Olfactory and gustatory dysfunctions and lipid profiles: a community-based study.pdf
Olfactory and gustatory dysfunctions and lipid profiles: a community-based study Shue Huang1, Zhe Huang2, Junjuan Li2, Cheng Jin2, Kathleen L Keller1, Greg Shearer1, Shouling Wu2, Xiang Gao1 1 Department of Nutritional Science, Pennsylvania State University, State College, PA 2 Department of Internal Medicine, Kailuan Hospital, Tangshan, People’s Republic of China
OBJECTIVE/BACKGROUND Several lipid-related hormones and peptides, such as glucagon-like peptide-1 (GLP-1) and leptin are linked to regulation of gustatory and olfactory function. We thus hypothesized that individuals with gustatory and/or olfactory dysfunction have higher blood cholesterol concentrations. We tested this hypothesis in a Chinese community-based study.
METHODS In this cross-sectional study conducted in 2012, we enrolled 10,072 Chinese participants (8,487 men and 1,585 women, mean age 53.4 years) who did not take hypolipidemic agents. We asked perceived olfactory and gustatory dysfunction for at least 3 months via a questionnaire. Participants were categorized into three groups based on the number of these chemosensory dysfunctions, ranging from 0 to 2. We collected 12-hour overnight fasting blood samples and assessed concentrations of low-density lipoprotein cholesterol (LDL-C), high-density lipoprotein cholesterol (HDL-C), triglyceride, and total cholesterol (TC). TC concentration was taken as a primary outcome of the current analysis. The General Linear Model was used to test differences in concentrations of TC and other lipids across groups with different olfactory and gustatory status, after adjusting for potential confounders such as demographic characteristics, socioeconomic status, smoking, obesity and history of cardiovascular disease, cancer and head injury. We further tested the interaction between potential risk factors and the chemosensory function.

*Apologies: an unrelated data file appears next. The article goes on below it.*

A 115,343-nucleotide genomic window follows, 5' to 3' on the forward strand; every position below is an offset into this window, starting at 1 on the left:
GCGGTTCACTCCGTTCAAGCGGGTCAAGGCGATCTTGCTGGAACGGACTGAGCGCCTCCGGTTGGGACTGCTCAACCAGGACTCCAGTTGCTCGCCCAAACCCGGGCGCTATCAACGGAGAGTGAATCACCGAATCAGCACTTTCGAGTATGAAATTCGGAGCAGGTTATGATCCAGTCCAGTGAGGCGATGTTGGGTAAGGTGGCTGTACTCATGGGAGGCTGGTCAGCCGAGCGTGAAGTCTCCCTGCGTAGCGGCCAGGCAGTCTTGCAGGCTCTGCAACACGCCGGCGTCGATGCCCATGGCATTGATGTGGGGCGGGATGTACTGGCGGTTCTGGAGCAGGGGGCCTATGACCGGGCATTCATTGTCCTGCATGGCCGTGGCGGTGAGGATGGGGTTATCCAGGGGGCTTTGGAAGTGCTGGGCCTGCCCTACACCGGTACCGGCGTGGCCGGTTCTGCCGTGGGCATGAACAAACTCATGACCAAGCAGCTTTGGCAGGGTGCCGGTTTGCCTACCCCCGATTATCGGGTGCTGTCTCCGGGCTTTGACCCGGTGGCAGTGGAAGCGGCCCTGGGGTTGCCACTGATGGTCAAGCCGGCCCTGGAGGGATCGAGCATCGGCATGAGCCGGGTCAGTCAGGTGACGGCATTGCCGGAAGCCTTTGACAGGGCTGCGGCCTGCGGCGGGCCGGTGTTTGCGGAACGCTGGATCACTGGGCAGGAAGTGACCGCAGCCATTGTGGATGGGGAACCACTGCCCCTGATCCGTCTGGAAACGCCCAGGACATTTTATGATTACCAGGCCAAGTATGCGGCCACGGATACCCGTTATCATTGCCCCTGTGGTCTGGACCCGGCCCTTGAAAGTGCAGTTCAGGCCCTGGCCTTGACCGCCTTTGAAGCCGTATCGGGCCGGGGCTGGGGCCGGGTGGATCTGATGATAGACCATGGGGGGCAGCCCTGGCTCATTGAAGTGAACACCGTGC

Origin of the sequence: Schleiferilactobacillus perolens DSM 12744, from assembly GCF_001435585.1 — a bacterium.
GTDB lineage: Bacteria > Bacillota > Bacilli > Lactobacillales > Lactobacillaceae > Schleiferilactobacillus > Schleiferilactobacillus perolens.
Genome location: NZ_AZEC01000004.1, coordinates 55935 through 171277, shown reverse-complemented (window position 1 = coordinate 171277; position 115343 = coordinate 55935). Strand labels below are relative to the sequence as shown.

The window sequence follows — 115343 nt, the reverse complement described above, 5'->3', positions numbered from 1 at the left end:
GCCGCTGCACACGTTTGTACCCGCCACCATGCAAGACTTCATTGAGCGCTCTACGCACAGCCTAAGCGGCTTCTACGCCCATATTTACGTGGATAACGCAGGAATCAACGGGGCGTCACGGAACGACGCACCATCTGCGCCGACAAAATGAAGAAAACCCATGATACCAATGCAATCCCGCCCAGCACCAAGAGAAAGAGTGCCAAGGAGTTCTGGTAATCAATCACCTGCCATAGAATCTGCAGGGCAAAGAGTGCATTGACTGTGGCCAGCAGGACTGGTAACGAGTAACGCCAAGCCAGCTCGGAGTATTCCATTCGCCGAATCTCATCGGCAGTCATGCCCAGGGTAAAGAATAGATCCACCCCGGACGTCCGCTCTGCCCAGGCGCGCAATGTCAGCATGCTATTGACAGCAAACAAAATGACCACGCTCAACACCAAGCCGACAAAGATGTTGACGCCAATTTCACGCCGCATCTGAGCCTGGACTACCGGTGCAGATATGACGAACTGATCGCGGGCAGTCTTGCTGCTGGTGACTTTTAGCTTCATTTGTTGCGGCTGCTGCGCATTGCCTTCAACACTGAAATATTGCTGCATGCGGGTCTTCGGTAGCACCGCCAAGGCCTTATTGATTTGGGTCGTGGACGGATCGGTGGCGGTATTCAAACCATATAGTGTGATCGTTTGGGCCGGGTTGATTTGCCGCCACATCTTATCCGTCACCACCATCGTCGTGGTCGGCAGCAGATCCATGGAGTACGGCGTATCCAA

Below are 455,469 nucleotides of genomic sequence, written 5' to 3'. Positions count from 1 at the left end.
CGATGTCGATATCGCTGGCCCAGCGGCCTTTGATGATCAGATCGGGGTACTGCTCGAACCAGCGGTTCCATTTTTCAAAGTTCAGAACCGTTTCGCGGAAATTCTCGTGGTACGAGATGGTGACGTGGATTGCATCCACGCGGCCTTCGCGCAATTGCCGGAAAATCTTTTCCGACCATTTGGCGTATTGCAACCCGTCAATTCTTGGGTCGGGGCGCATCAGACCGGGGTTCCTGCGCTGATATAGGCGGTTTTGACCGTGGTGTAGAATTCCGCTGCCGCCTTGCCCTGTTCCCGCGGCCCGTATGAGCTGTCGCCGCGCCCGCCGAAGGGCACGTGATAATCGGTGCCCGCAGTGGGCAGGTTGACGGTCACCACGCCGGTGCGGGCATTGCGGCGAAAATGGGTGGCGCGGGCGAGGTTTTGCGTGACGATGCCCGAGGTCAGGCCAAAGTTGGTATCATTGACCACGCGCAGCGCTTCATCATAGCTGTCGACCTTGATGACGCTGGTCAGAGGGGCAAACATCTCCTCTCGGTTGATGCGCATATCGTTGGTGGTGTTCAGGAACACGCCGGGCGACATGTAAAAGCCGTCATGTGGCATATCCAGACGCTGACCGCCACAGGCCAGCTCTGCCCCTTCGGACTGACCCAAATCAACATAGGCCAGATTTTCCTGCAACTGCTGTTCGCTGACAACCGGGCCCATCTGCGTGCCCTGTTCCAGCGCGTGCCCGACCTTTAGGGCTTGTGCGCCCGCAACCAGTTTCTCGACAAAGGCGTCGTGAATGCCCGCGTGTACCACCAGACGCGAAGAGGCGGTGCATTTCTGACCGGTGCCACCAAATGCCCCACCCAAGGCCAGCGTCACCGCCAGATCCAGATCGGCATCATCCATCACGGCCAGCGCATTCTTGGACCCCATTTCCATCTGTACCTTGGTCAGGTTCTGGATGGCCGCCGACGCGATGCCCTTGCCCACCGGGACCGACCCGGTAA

RESULTS Prevalence of olfactory dysfunction was 2.30% and gustatory dysfunction was 1.25%. The adjusted means were 5.53, 5.32 and 5.13 mmol/l for individuals with two, one and zero chemosensory dysfunctions, respectively (P-trend=0.008). Those with greater chemosensory dysfunction were also more likely to have higher concentration of LDL-C (P-trend =0.07), but not HDL-C and triglyceride (P-trend>0.2 for both), compared with those with less chemosensory dysfunction. Subgroup analyses showed that the associations between chemosensory dysfunction and TC concentrations were more pronounced in participants aged 60 years or younger, non-smokers, and those without alcohol consumption, respectively, relative to their counterparts (P-interaction<0.05 for all).
CONCLUSION In this large cross-sectional study, olfactory and gustatory dysfunction was associated with higher blood concentrations of TC. Further prospective study is needed to investigate the temporal relation between these chemosensory dysfunctions and hyperlipidemia.
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|Work Title||Olfactory and gustatory dysfunctions and lipid profiles: a community-based study.pdf|
|License||Attribution-NonCommercial-NoDerivs 3.0 United States|
|Deposited||February 29, 2016|
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